I Like The Way You Move

“I like the way you move” ~ Bodyrockers

Or, as defined by my dictionary

Move (vb): to go from one place to another, to be in motion

 

I like the way I move. More specifically, I like the way I walk.

Being the sot of person who would almost rather vote UKIP than admit I like something about myself, saying that is rather a big deal. (I will never vote UKIP).

For the longest time how I walk is something I genuinely and unequivocally have liked about myself. And yes,  I am very aware of what a privilege it  is. Being raised in a Roman Catholic household I have assisted people less able-bodied than myself on more than one pilgrimage to Lourdes. My own mother is now so afflicted by Multiple Sclerosis that she is chair and bed-bound. My last memory of walking with her unaided is over 30 years old. For these reasons and others, I do not take the freedom my walk gives me lightly. It’s a blessing and, yes, a privilege.

Other people have liked my walk, some people have found it attractive, more than one has found it annoying. Be that as it may, my like for my walk has not wavered.

I don’t like my walk merely for the attention it garners me, though sometimes the attention is nice. I like that I can physically do it. I can hold my head high, I can power my limbs and I’m off. To wherever the road may take me.

I have walked down catwalks, I have walked out on to stages. I have walked in to difficult hospital appointments and I have walked out of bad situations.

Bad situations themselves helped shaped my walk. Growing up, I went to the wrong school for my village. I wore different clothes. I was weird. I was a geek. And, in a tale as old as time itself, I was bullied. The usual mocking comments at break, the insults shouted at me across the street. “Stick and stones may break my bones but words will never hurt me.” Yeah, right. I developed a confident pose to look like those taunts didn’t bother me even as I was sobbing inside. Eighteen months ago I received some feedback in a training session that made me never want to move again. A year ago, I caught sight of someone I thought of as a friend mocking how I moved and others laughing. It hurt. It still hurts.

This walk of mine, this way I move, it’s one of the only things I’ve got. I refer you back to the start there; it’s one of the only things I’ve got that I like. Dislike it, dislike me, by all means, that’s your right. But just know that when you criticise or mock that particular part of me, you cut me right to my core.

What’s interesting is that for several months I lost that core. I had an operation on my foot last year and consequently I was not walking. My recovery has been slow for reasons unknown and even though I should now be fully recovered I’m not. My central defining part of me is missing and I want it back.

It’s eating away at me. I burn to walk, to throw myself into a journey, an adventure; to feel fully physically me once more. It’s my thinking time, my exercise, my announcement to the world that I’m here.

In the meantime, I will go slowly through the world. I’ll try to find other things to like about myself. And I’ll continue to not vote UKIP.

 

Princess

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People

“All the people. So many people.” ~ Blur

Or, as defined by my dictionary

People (n): persons collectively or in general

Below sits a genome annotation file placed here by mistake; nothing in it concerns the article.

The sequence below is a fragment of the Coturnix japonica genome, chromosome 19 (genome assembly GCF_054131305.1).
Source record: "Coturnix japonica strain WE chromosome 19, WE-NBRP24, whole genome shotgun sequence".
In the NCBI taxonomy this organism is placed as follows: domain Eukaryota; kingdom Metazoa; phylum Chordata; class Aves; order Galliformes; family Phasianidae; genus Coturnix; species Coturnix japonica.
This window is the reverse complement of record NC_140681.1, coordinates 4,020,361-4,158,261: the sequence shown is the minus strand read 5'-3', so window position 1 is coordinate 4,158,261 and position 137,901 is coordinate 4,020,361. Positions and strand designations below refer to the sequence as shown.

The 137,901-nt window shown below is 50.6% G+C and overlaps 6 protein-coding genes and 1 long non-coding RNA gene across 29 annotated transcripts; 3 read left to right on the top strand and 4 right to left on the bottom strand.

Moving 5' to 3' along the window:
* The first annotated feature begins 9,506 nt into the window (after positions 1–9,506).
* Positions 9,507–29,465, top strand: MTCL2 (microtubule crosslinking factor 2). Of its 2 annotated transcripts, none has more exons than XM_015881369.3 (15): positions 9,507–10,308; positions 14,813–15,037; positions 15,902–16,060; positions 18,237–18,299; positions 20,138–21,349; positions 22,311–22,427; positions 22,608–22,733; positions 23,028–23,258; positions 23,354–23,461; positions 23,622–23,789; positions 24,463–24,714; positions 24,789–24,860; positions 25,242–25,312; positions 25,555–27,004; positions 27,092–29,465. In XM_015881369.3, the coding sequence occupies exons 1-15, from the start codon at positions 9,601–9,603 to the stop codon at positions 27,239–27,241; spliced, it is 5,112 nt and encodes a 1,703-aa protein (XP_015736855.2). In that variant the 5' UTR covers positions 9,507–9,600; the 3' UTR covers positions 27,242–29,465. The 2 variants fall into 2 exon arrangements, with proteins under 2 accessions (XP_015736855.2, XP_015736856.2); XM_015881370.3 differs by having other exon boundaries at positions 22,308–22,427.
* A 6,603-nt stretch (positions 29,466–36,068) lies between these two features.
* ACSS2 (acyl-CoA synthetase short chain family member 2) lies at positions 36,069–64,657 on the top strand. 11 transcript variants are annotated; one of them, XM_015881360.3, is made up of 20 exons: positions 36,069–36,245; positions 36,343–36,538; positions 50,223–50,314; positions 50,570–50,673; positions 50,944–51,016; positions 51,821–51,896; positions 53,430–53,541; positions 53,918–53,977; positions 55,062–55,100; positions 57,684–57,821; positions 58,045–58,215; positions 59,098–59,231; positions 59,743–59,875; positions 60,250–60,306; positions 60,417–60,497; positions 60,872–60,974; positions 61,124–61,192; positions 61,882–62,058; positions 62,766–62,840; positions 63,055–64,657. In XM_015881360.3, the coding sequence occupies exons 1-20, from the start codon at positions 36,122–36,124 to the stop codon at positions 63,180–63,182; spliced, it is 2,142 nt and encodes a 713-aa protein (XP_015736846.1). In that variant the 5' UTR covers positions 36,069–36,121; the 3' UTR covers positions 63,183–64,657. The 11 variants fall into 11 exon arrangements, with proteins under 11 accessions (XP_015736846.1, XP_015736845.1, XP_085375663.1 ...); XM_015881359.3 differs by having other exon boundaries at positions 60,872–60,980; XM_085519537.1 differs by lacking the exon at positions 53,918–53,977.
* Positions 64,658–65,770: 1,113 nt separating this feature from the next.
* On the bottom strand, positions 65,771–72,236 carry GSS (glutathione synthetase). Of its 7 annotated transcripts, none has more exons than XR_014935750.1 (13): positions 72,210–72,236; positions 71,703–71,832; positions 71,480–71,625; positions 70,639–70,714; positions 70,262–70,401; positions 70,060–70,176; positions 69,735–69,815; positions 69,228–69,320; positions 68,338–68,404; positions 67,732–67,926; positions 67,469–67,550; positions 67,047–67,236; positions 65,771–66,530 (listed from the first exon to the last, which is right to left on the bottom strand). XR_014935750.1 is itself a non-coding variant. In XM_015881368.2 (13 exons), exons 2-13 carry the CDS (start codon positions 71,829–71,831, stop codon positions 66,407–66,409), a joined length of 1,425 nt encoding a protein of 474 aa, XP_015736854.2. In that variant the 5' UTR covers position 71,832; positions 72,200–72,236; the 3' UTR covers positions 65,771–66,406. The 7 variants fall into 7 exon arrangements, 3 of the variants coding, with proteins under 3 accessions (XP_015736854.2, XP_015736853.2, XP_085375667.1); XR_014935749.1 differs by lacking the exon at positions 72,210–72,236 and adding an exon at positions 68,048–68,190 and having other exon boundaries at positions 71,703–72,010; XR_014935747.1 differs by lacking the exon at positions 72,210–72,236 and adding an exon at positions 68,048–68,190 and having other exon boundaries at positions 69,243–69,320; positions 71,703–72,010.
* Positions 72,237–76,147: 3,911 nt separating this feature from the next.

Everyone reading this will have made a mistake. Everyone reading this will have done something wrong. Chances are, pretty much everyone reading this will have broken the law. I do not cast aspersions but, up until February 2013 it was against the law for women in Paris to wear trousers. A later applied caveat stated it was allowed “if the woman is holding a bicycle handlebar or the reins of a horse”. So, you see, it is pretty easy to break the law without even knowing about it.

My point being that we are human. And born to make mistakes, as another lyric goes. And that we all do it.

Equally, everyone reading this will have made another person smile. Everyone reading this will have achieved something. Because, again, we are human and that is what we do. Every single day.

Why then, why, oh why, are we so incredibly awful to each other? Why do we say such vile things to and about each other? Today I limit myself to talk of words not actions, for current news-related reasons, but it’s likely that most reading this will also argue against “sticks and stones will break my bones but words will never hurt me”. Because words hurt. They hurt so much it’s untrue.

We aren’t ever going to agree on everything. And the world would be worst if we did. Having different views, opinions, wants, needs, aspirations; these are all things that enrich our society. So why do so many disagreements end up coached in terms of abuse and insults? If you have an opinion but you believe others disagree, is it right to talk about them openly in insulting terms rather than engaging with?

Some people do jobs that are unpopular within society. If a traffic warden tickets your car, if a police officer clocks you speeding; these things are their job. Is it right to berate and abuse them? Their job does not define them as a person. And a person they are, under that uniform, same as you and I.

I could go on. I could cite numerous examples. It would just create a longer blog post leading to the same conclusion. We are all people. If you wouldn’t want to hear it, if you wouldn’t want it said to or about your mother, if it would make you want to rip the throat out of anyone who said it about your friend; then is it ever ok to say it?

From the Bard: “If you prick us, do we not bleed?” Yes, we do. Every single one of us.

Think about it.

 

Princess